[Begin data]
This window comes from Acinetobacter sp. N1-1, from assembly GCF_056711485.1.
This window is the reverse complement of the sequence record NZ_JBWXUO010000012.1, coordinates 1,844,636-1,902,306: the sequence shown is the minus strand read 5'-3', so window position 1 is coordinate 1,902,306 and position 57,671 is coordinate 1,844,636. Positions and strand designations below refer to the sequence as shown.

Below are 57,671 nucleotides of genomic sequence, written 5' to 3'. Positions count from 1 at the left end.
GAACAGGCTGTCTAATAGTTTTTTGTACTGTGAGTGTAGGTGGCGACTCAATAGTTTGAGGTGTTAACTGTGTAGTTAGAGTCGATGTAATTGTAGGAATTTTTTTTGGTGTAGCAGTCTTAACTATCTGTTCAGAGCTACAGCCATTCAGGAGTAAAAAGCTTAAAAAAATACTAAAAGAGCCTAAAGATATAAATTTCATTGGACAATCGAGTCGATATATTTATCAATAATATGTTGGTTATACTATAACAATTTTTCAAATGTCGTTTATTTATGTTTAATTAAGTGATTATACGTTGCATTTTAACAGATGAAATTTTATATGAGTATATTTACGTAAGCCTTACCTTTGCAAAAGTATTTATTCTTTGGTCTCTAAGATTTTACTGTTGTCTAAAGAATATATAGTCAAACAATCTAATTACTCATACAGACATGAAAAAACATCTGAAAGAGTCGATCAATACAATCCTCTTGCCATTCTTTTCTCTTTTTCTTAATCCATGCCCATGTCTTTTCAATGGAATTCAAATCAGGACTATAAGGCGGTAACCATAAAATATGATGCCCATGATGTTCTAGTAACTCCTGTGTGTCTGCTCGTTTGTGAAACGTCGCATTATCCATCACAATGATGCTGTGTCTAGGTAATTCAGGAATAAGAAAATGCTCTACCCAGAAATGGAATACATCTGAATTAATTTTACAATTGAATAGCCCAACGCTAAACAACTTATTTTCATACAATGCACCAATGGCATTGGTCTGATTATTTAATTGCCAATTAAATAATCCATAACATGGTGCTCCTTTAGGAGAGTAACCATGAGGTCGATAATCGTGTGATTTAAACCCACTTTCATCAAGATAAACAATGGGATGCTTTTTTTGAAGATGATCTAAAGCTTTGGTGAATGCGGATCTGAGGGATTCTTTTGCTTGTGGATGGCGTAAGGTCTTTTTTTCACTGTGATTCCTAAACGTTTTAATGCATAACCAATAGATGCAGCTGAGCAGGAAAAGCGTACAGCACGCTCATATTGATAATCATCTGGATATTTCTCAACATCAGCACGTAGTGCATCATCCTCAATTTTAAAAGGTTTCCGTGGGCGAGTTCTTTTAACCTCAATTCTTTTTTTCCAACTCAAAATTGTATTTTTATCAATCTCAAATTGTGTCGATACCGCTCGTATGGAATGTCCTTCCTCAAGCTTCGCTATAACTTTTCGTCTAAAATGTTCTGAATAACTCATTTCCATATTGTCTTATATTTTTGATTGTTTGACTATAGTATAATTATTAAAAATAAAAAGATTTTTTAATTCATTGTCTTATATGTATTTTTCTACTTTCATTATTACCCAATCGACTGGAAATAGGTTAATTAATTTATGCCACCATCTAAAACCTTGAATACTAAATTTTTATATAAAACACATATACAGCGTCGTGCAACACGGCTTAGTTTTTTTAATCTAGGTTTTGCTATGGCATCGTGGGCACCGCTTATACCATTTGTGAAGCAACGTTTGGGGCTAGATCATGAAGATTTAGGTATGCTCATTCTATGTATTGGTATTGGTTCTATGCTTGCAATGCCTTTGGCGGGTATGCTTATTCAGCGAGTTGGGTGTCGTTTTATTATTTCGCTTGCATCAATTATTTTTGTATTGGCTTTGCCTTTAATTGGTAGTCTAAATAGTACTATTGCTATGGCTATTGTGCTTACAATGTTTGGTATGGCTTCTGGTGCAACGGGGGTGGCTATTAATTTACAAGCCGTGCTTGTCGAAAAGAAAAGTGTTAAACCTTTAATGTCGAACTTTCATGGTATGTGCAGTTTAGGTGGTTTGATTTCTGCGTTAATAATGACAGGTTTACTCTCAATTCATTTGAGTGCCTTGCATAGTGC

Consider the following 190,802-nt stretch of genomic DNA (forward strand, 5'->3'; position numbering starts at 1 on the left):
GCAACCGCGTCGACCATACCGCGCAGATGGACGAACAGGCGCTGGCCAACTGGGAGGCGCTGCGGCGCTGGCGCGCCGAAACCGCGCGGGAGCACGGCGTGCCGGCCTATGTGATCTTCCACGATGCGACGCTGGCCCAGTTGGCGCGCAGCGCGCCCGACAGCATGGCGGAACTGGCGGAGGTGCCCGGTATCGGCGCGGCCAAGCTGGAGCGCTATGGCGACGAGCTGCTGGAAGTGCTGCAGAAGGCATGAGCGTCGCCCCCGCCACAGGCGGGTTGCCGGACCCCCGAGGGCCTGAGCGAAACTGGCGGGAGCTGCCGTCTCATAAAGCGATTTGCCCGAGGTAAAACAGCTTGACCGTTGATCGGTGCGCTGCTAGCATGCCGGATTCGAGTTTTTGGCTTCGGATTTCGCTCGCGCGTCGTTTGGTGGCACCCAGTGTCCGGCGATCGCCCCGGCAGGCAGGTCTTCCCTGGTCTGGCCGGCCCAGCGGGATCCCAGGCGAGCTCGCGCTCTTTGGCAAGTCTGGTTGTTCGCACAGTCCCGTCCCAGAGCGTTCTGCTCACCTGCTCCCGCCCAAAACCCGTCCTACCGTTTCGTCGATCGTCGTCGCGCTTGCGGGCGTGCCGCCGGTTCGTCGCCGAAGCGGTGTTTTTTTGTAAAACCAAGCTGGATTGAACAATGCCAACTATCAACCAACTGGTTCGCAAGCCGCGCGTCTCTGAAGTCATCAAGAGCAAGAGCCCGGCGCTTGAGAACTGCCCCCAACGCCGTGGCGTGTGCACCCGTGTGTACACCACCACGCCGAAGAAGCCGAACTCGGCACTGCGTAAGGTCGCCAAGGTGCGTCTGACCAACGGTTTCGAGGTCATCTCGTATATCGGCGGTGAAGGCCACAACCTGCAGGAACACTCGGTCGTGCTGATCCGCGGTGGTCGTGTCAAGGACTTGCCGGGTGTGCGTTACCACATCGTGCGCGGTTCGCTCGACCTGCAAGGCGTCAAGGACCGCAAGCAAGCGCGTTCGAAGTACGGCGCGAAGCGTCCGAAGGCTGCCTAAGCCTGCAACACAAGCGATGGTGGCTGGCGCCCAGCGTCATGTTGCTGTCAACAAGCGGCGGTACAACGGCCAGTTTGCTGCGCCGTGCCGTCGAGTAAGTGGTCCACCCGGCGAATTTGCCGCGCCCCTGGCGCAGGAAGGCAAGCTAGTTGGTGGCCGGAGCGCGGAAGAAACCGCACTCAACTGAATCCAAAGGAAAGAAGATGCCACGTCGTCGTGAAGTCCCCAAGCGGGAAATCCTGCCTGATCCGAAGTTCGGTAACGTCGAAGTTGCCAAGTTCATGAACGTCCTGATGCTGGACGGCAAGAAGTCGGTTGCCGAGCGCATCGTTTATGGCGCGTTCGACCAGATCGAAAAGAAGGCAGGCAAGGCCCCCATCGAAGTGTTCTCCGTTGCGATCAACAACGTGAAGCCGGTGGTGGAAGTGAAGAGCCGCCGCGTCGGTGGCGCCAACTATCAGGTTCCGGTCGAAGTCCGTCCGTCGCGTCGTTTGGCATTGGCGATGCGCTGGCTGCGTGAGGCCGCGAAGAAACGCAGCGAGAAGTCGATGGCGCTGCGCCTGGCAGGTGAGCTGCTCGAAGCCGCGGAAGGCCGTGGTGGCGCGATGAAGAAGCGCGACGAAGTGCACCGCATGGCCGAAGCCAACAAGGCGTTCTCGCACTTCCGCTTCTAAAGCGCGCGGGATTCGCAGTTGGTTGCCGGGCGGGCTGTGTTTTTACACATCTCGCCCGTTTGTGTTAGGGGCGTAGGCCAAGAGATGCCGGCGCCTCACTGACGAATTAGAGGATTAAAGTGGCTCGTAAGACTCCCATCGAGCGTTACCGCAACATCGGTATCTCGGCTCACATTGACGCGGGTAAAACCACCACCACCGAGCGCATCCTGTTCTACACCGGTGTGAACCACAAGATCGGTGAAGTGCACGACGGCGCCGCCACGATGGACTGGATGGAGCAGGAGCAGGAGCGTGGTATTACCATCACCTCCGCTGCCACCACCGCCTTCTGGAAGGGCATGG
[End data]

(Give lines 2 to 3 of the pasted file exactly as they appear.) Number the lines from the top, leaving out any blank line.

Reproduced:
This window is the reverse complement of the sequence record NZ_JBWXUO010000012.1, coordinates 1,844,636-1,902,306: the sequence shown is the minus strand read 5'-3', so window position 1 is coordinate 1,902,306 and position 57,671 is coordinate 1,844,636. Positions and strand designations below refer to the sequence as shown.

Below are 57,671 nucleotides of genomic sequence, written 5' to 3'. Positions count from 1 at the left end.